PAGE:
#1153: Imagining the Future of a 15-year old in 30 years in “Horizon” One-on-One Immersive Theater Piece

Horizon is a one-on-one immersive theater piece where an audience member is asked a series of questions by a 15-year old to imagine their future 30 years from now in 2052. It ends up being a world building exercise where the audience has to create an imaginal future for the next generation, but it also works as a broader metaphor for the intergenerational legacy that will be inheriting by future generations.

I found it to be both very challenging and confronting to translate my thoughts about the deep future that we’re leaving behind in a way that was very specific to one individual. We often think about the future in broad generalizations rather than how they may impact an individual’s life, and being asked to imagine someone’s story in an one-on-one immersive theater conversation like this was very striking and powerful in a way that both landed for me in the moment, but also really stuck with me.

There was also a podcast version of a Horizon performance that was shown during a IDFA DocLab Planetarium screening where the 9-minute podcast version played over images of the Earth. This was also a really powerful translation of this piece that for me evoked aspects of the overview effect given the immersive qualities of a full-dome experience of looking at our home planet from a third-person perspective. I was given permission to air a five-minute excerpt of this podcast version of Horizon in this episode in order to provide a bit more extra context for what this performance felt like.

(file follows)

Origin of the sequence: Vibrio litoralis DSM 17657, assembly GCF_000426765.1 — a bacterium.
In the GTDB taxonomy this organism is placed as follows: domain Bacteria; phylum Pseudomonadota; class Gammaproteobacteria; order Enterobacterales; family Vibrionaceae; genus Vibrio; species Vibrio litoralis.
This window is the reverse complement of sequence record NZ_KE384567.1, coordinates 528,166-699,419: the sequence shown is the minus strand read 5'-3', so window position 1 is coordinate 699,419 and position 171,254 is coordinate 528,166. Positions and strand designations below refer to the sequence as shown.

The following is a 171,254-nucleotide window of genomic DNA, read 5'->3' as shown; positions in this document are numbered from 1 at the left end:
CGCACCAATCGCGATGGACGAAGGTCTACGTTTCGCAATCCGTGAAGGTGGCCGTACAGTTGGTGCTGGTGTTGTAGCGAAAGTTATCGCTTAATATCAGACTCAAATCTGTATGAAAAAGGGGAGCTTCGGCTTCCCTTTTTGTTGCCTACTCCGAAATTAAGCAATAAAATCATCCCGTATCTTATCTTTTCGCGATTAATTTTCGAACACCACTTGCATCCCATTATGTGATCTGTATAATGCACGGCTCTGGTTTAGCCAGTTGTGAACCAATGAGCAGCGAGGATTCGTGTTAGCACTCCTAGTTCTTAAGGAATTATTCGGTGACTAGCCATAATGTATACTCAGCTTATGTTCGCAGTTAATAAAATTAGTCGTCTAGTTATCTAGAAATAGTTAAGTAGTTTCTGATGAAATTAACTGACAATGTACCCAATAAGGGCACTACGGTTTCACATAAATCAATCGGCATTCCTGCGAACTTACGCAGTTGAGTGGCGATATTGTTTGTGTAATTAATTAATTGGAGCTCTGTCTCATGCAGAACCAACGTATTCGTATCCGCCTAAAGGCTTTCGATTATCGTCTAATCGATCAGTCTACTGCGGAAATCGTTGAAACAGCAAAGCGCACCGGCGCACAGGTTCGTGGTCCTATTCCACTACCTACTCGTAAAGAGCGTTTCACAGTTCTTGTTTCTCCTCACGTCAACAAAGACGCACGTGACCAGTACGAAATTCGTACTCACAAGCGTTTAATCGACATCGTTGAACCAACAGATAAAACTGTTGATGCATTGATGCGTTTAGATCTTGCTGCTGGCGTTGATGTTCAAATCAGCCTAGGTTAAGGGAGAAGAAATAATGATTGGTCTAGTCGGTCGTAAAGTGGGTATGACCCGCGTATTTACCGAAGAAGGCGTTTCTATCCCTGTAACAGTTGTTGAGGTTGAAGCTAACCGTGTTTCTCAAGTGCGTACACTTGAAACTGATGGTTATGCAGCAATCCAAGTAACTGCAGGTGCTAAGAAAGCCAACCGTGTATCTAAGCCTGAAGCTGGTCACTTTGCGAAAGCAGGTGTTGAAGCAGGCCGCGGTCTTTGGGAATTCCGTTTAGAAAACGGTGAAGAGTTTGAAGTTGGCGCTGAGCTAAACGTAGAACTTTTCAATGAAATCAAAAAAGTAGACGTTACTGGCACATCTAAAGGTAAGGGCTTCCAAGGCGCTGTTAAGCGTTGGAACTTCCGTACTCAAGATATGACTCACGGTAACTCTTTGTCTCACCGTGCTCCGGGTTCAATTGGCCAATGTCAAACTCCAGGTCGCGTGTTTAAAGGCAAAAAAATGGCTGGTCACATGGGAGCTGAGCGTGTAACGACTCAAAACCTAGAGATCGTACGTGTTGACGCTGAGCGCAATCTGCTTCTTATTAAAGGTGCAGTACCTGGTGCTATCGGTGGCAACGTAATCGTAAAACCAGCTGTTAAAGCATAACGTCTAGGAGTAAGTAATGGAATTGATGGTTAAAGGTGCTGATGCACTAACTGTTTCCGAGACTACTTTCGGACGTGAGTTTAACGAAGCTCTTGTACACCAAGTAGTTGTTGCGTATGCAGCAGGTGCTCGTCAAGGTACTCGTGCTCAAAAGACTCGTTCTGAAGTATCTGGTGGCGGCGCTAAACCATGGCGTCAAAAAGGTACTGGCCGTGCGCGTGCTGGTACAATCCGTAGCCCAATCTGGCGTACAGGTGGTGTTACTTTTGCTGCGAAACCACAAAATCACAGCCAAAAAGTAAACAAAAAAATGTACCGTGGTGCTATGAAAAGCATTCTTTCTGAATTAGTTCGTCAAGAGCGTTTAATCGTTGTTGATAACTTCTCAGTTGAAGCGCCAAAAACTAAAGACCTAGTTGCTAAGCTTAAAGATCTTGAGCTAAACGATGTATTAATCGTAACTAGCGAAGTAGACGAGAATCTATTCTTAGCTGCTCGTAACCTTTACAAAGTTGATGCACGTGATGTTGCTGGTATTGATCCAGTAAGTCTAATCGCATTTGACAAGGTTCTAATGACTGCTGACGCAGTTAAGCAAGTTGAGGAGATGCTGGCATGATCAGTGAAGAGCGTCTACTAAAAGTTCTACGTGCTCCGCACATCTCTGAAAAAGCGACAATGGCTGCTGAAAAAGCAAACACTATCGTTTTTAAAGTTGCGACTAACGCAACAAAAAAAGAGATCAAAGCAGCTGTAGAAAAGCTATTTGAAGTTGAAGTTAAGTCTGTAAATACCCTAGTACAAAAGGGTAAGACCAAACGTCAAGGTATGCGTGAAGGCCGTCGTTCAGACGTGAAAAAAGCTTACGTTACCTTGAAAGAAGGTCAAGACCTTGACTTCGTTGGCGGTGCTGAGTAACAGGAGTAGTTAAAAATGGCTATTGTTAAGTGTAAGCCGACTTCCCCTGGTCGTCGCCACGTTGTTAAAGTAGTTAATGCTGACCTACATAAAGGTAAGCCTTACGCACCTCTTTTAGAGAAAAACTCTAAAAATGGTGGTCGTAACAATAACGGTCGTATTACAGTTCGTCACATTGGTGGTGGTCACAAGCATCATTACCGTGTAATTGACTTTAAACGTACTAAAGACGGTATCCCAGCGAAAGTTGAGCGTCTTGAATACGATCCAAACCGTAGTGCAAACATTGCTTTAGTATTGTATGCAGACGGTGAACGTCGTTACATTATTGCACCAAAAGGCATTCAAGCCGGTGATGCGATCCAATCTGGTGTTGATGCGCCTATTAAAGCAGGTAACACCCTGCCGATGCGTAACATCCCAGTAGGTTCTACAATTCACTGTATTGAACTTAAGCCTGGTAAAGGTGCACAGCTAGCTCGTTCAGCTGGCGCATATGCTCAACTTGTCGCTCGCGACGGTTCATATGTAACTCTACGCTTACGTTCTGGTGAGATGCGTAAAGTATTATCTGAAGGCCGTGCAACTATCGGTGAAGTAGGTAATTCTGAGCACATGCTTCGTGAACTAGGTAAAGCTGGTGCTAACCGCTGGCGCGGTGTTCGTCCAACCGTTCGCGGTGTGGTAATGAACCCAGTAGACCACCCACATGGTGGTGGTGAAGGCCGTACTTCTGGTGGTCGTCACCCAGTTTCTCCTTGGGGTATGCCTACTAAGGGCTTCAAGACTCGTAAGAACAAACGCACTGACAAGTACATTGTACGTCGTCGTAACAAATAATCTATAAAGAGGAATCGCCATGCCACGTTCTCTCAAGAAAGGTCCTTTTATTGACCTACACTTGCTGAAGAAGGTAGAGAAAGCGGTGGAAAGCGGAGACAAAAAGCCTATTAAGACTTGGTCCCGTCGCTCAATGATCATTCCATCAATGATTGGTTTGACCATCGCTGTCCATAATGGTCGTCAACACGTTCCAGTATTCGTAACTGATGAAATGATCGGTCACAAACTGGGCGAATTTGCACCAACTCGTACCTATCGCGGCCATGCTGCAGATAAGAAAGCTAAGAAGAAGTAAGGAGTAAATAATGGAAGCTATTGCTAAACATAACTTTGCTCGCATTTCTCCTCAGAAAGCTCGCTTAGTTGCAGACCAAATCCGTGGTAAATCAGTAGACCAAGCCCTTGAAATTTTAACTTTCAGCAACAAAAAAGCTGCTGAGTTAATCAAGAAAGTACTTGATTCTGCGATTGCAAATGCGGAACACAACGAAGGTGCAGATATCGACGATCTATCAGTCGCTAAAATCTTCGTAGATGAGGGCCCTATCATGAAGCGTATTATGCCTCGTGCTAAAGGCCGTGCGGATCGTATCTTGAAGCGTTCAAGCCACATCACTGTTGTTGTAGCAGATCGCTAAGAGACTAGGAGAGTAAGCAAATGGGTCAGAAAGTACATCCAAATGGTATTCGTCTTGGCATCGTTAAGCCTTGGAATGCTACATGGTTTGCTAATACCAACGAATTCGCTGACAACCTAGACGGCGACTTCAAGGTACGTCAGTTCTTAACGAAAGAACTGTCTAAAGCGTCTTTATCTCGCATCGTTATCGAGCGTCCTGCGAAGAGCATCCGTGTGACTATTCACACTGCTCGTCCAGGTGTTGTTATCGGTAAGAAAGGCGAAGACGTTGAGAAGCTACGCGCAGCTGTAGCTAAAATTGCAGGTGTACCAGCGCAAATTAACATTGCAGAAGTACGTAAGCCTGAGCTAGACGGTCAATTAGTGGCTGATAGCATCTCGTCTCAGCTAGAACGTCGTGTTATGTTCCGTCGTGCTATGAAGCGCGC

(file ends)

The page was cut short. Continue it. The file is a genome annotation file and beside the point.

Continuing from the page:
I was able to catch up with the co-directors Joeri Heegstra and Samir Veen of Open Statement to talk about their creative process, working with young actors, and all of the various rules they created in order to creating this provocative and confronting piece that has the potential to change the way we think about our collective future.

Heegstra & Veen are having the actors summarize the futures that they’re receiving from the audience, and are interesting in bringing this piece to other places around the world or collaborating with other productions. Reach out to them via their site with contact information that can be found here.

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Music: Fatality